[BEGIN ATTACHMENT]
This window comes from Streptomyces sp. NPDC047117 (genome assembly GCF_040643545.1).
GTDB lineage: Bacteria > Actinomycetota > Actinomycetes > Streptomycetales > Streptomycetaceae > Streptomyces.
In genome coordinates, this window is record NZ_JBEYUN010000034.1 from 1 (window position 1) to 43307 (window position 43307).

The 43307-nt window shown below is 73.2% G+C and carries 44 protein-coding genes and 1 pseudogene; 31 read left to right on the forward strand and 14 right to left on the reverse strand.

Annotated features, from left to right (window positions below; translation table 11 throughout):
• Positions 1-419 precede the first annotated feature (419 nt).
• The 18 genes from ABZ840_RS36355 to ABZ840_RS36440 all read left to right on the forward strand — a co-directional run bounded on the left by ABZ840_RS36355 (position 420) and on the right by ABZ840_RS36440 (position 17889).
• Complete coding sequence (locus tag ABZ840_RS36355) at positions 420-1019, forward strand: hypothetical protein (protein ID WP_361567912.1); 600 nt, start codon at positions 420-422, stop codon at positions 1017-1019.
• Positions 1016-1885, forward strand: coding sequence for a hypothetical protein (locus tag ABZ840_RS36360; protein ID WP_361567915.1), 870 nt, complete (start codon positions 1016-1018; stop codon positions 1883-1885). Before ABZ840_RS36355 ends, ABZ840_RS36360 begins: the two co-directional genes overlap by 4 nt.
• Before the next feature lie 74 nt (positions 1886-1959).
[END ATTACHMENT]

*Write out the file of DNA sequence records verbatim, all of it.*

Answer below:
This window comes from Streptomyces sp. NPDC047117 (genome assembly GCF_040643545.1).
GTDB lineage: Bacteria > Actinomycetota > Actinomycetes > Streptomycetales > Streptomycetaceae > Streptomyces.
In genome coordinates, this window is record NZ_JBEYUN010000034.1 from 1 (window position 1) to 43307 (window position 43307).

The 43307-nt window shown below is 73.2% G+C and carries 44 protein-coding genes and 1 pseudogene; 31 read left to right on the forward strand and 14 right to left on the reverse strand.

Annotated features, from left to right (window positions below; translation table 11 throughout):
• Positions 1-419 precede the first annotated feature (419 nt).
• The 18 genes from ABZ840_RS36355 to ABZ840_RS36440 all read left to right on the forward strand — a co-directional run bounded on the left by ABZ840_RS36355 (position 420) and on the right by ABZ840_RS36440 (position 17889).
• Complete coding sequence (locus tag ABZ840_RS36355) at positions 420-1019, forward strand: hypothetical protein (protein ID WP_361567912.1); 600 nt, start codon at positions 420-422, stop codon at positions 1017-1019.
• Positions 1016-1885, forward strand: coding sequence for a hypothetical protein (locus tag ABZ840_RS36360; protein ID WP_361567915.1), 870 nt, complete (start codon positions 1016-1018; stop codon positions 1883-1885). Before ABZ840_RS36355 ends, ABZ840_RS36360 begins: the two co-directional genes overlap by 4 nt.
• Before the next feature lie 74 nt (positions 1886-1959).